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Hello, I have a 1997 GMC K1500 w/ the 5.7 Vortec engine. Lately I have noticed a slight random misfire at different rpm’s. Most of the time it occurs at highway cruising speeds. At WOT the engine has normal power and acceleration with no noticeable hesitations or misfires. I preformed a tuneup about 10,000 miles ago and until now everything was fine. Hooked my scanner to the truck because of on illuminated CEL and found trouble code P0300 which is “Multiple Random Misfires Detected”. At the time of tuneup I used all OEM parts (ACdelco).
Parts changed or performed the following at time of tuneup:
~spark plugs ( gap .060 )
~plug wires
~Distributor cap
~rotor button
~air filter
~fuel filter
~cleaned MAF sensor
~clean fuel injectors (gm dealer)
~clean throttle body
I am almost positive I am missing a few items. I am sure I could fix the current problem however, I do not want to just throw parts/money at this without knowing exact cause. Could really use some help! I do have an OBD II scanner that can read fuel trims and such if you need that info. I myself do not know how to use the info to diagnose any problems!
Thanks in advance for help and/or replies!

One thing that can cause a DTC P0300 is a stretched timing chain.

On your engine, remove the distributor cap.

With someone turning the engine over by hand at the crank bolt in the normal direction, watch the rotor in the distributor rotate.

Now have that person turn the engine over in the opposite direction while watching the rotor.

If the engine can be turned over in the opposite direction more than 5 degrees before the rotor in the distributor begins to rotate, that indicates a stretched timing chain.


Thanks Tester. Would a stretched timing chain cause any other symptoms as well? or just the misfire & the code to set? I have watch the timing advancement through live stream data while driving the truck an all seemed well. ( No severe fluctuations that I noticed).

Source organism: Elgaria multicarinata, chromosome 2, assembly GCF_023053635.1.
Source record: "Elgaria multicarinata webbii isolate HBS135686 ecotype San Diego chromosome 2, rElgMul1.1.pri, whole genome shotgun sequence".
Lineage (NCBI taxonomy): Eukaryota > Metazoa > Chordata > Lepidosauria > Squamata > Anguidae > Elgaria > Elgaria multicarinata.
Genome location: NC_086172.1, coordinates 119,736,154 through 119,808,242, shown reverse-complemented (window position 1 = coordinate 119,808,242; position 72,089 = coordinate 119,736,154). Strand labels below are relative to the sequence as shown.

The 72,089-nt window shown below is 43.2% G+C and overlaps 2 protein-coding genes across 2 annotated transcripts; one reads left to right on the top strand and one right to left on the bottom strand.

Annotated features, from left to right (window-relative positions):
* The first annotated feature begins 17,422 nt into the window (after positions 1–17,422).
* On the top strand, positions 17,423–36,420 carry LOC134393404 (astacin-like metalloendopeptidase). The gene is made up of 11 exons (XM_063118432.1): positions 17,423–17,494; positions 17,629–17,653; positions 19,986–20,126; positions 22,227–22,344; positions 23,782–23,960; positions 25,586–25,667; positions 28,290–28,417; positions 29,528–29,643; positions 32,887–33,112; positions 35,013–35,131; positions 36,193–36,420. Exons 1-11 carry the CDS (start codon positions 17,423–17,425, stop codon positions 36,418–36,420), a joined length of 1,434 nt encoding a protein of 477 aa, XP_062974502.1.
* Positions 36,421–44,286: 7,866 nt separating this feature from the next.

If there’s a lot of miles on this truck, check for a stretched timing chain.


Truck has 300,000. Engine and tranny have 30,000

That would be called a Minor Detail


I would strongly suggest that you remove all of the spark plugs and perform a compression test. If the compression is dropping (entirely reasonable considering 300k miles…) then nothing will cure it short of a new engine.

As a precursor, you might connnect a vaccum gauge to an intake manifold vacuum nipple and see what’s going on pre-compression check.
If the manifold vacuum is low (say 13-15") then that’s a sign the engine is worn. A compression test will simply verify the bad news.

If the compression is good, my first guess is there’s a gremlin in the ignition system. Maybe remove all the spark plugs and take a look at the tips, comparing to photos of what slightly used plug tips should look like (dry, and a light gray color). Without any other codes, beyond that it’s hard to say what the problem is. The engine if I understand what you said above is fairly new, recently installed, right? If I had that problem I’d o’scope the ignition signals, and probably measure the intake manifold vacuum, the fuel pressure, and check the fuel trims if nothing else pans out. If the intake manifold vacuum level looks problematic, that could be caused by an exhaust restriction too, which could cause misfires.